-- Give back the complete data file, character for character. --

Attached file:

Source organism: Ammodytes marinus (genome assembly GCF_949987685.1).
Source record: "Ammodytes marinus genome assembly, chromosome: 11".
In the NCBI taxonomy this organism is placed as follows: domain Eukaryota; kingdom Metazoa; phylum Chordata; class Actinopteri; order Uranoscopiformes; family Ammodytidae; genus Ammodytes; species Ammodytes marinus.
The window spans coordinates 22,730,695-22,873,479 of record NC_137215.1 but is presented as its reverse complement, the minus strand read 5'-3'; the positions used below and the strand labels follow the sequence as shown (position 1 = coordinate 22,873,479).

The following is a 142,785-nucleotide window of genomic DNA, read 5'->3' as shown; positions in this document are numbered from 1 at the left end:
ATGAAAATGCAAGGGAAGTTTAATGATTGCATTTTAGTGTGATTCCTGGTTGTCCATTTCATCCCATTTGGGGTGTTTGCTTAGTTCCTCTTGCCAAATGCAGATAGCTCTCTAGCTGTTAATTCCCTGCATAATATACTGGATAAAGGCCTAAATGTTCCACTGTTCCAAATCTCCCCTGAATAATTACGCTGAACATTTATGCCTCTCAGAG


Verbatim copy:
Source organism: Ammodytes marinus (genome assembly GCF_949987685.1).
Source record: "Ammodytes marinus genome assembly, chromosome: 11".
In the NCBI taxonomy this organism is placed as follows: domain Eukaryota; kingdom Metazoa; phylum Chordata; class Actinopteri; order Uranoscopiformes; family Ammodytidae; genus Ammodytes; species Ammodytes marinus.
The window spans coordinates 22,730,695-22,873,479 of record NC_137215.1 but is presented as its reverse complement, the minus strand read 5'-3'; the positions used below and the strand labels follow the sequence as shown (position 1 = coordinate 22,873,479).

The following is a 142,785-nucleotide window of genomic DNA, read 5'->3' as shown; positions in this document are numbered from 1 at the left end:
ATGAAAATGCAAGGGAAGTTTAATGATTGCATTTTAGTGTGATTCCTGGTTGTCCATTTCATCCCATTTGGGGTGTTTGCTTAGTTCCTCTTGCCAAATGCAGATAGCTCTCTAGCTGTTAATTCCCTGCATAATATACTGGATAAAGGCCTAAATGTTCCACTGTTCCAAATCTCCCCTGAATAATTACGCTGAACATTTATGCCTCTCAGAG